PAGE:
Motormen and motorwomen

motormen and motorwomen Elisabeth Hake

We had some very interesting discussions lately about women taking over key positions in motorsports. This time, one of the most solid businesswomen in the racing industry that we know, Elisabeth Hake, opens her mind on these matters.

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I think the situation of women in motorsports is comparable to other industries. The position of women in society and in business life is changing, therefore it’s also changing in motorsports. But I have to say that women have always been playing an important role in our business – as drivers, managers, grid girls, engineers, mechanics, in a racing organization or in public relations. Nowadays, we are more and more taking over responsible senior positions, as you can also see in politics and economy in general. Most of the women who are in atypical positions in motorsports usually have very interesting CVs. Talking about marketing and public relations, the industry slowly but surely recognizes the importance of women in key positions, because humankind has always been interested in the new, the unusual and non-trivial.

The racing industry will change anyway because the whole world does. Women and men are sometimes very different, but this diverse view can open a whole new perspective.

Many women who are in Formula 1 today have accumulated their knowledge and gained their skills in lower motorsport classes. Although they have excellent expertise and potential, it’s still weird for some people when a woman walks through the paddock, not being there more or less private but on business. Well, that is actually kind of cool because it gives us the power to change things.


Getting into Formula 1 is not easy, of course. First and foremost it’s the same problem as for male drivers: the lack of budget. I’m sure it’s harder for female drivers because sponsors, team managers or scouts regularly don’t have the courage to accompany a woman all the way to Formula 1, the pinnacle. And, unfortunately, some people still ridicule young women if they say they want to be Formula 1 race drivers. What follows is that the girls are not taken seriously and they don’t get the same support as the boys. For sure it’s a higher physical challenge for women, but if they are focused, if they work hard and have a strong will, achieving the physical goals of F1 is possible. It’s a fact that parents are more likely to take their sons to the football pitch or the kart racetrack and not so often their daughters, but society is changing. In years to come, I definitely see more girls within the “Bambini’s” (lowest level of karting) and I hope that parents and coaches will encourage girls to prove their talent. Many women who are a part of motorsports today are daughters of former race drivers or their fathers who have been working in racing. The sound of roaring engines and the smell of gasoline gives those girls the heebie-jeebies, just like it does for the boys.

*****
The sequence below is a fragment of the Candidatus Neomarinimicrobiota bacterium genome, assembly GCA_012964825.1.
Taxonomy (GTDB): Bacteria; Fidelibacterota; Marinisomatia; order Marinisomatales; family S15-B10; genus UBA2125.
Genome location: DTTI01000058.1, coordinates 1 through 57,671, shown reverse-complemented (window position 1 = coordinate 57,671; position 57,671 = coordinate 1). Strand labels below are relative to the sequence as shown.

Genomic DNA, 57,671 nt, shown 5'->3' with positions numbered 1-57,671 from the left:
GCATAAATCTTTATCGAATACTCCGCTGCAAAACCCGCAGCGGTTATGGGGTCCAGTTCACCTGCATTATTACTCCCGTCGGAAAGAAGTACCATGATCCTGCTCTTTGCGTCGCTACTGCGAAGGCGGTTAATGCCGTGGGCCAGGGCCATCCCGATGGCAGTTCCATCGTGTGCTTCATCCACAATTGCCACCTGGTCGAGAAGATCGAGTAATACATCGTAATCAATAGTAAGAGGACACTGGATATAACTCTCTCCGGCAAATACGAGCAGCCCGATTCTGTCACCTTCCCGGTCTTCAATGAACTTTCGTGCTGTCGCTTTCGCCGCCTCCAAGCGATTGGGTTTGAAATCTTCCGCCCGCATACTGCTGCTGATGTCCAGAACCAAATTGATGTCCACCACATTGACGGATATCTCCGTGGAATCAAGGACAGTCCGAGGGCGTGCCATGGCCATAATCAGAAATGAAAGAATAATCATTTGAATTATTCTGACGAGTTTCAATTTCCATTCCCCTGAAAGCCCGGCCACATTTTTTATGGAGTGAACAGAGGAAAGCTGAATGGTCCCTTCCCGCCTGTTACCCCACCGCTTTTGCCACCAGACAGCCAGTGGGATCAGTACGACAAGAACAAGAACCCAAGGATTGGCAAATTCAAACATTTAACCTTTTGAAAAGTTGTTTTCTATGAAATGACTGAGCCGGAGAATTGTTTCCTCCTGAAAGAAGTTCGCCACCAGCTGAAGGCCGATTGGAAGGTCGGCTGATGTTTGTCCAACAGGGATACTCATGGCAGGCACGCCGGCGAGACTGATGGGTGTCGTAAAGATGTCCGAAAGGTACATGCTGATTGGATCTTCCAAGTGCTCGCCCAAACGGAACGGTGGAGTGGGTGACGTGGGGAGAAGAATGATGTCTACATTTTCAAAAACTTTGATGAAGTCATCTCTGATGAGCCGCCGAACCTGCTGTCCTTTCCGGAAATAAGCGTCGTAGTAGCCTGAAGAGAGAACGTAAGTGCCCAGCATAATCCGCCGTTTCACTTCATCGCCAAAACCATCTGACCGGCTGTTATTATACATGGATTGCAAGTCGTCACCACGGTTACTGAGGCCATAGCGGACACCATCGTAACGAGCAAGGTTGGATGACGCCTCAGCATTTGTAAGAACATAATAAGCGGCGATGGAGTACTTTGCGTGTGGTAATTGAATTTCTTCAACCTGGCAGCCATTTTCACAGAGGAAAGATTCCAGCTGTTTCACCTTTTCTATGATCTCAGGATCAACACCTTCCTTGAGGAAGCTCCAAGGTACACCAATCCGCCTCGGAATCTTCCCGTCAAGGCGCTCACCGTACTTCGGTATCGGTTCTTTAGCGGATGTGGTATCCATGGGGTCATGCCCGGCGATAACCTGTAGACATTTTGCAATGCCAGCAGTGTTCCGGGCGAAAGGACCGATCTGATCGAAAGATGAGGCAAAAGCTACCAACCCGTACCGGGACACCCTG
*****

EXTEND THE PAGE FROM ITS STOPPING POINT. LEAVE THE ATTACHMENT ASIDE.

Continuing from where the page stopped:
The platform

I think the USA discovered the potential of female racers earlier than the rest of the world. Maybe it’ because of the “American dream”, which is firmly anchored in the mentality. If someone is talented, determined and hard-working, success will follow – no matter if it’s a woman or a man. Still, there are not enough female role models for young girls whom they can emulate.

Jutta Kleinschmidt (winner of the Rallye Dakar in 2001 as the first woman ever), Danica Patrick (first woman who won an IndyCar-Race in 2008) and Rahel Frey (former racing driver in the DTM, now driving for Audi – e.g. 24h Nürburgring, 24h Spa, GT Series) are all very good examples of women who are successful in the racing industry. Mattias Ekström once said that “the hardest thing you can do in motorsports as a woman is the DTM because everybody drives the same material, therefore it needs a whole lot of racing experience”. The most progressive ones who are not athletes themselves: Sabine Kehm (manager of Michael Schumacher, she’s always been the most important woman in his life after his wife Corinna) and Nataliya Lyubimova (Team Manager Yakhnich-Team, she’s responsible for MV Augusta, World Superbike Team). I’m very happy that there are a lot more young female talents out there who will hit the screen soon.


The racing industry will change anyway because the whole world does. Women and men are sometimes very different, but this diverse view can open a whole new perspective. Sometimes it’s easier to make deals with women because they decide faster and act more intuitional. All in all, I think it will be a very positive change and motorsports will get even more exciting. It’s still a long way, but we already managed to drive the first kilometres successfully.

I hope that motor racing will make a positive development soon and will gain a higher acceptance because it’s an amazing, intoxicating and intriguing sport – both for women and for men. Furthermore, I hope that more and more girls will get motivated and supported and that they will be successful as racing drivers as well as businesswomen in important senior positions. Obviously, this will also bring more and more emancipated female fans to the races.

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